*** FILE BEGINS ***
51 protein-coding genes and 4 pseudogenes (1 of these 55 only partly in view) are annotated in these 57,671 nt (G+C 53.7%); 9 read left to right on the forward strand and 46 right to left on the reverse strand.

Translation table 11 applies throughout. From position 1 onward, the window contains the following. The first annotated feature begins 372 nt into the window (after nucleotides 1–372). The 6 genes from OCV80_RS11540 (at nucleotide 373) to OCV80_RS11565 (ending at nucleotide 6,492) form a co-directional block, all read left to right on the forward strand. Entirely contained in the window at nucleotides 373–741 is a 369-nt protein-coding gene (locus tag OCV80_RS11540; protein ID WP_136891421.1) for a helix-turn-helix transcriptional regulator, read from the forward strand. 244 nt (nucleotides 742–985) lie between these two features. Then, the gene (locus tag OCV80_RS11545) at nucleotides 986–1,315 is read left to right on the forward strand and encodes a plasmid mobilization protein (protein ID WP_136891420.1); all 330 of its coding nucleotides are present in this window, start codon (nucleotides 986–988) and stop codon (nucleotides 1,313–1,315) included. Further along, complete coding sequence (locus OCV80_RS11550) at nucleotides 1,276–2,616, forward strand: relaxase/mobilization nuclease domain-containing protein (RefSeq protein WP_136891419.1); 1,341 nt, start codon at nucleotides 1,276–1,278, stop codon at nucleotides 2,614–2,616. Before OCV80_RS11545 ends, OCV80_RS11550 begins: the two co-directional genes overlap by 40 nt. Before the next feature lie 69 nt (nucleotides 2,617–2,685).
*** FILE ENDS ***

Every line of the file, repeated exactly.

51 protein-coding genes and 4 pseudogenes (1 of these 55 only partly in view) are annotated in these 57,671 nt (G+C 53.7%); 9 read left to right on the forward strand and 46 right to left on the reverse strand.

Translation table 11 applies throughout. From position 1 onward, the window contains the following. The first annotated feature begins 372 nt into the window (after nucleotides 1–372). The 6 genes from OCV80_RS11540 (at nucleotide 373) to OCV80_RS11565 (ending at nucleotide 6,492) form a co-directional block, all read left to right on the forward strand. Entirely contained in the window at nucleotides 373–741 is a 369-nt protein-coding gene (locus tag OCV80_RS11540; protein ID WP_136891421.1) for a helix-turn-helix transcriptional regulator, read from the forward strand. 244 nt (nucleotides 742–985) lie between these two features. Then, the gene (locus tag OCV80_RS11545) at nucleotides 986–1,315 is read left to right on the forward strand and encodes a plasmid mobilization protein (protein ID WP_136891420.1); all 330 of its coding nucleotides are present in this window, start codon (nucleotides 986–988) and stop codon (nucleotides 1,313–1,315) included. Further along, complete coding sequence (locus OCV80_RS11550) at nucleotides 1,276–2,616, forward strand: relaxase/mobilization nuclease domain-containing protein (RefSeq protein WP_136891419.1); 1,341 nt, start codon at nucleotides 1,276–1,278, stop codon at nucleotides 2,614–2,616. Before OCV80_RS11545 ends, OCV80_RS11550 begins: the two co-directional genes overlap by 40 nt. Before the next feature lie 69 nt (nucleotides 2,617–2,685).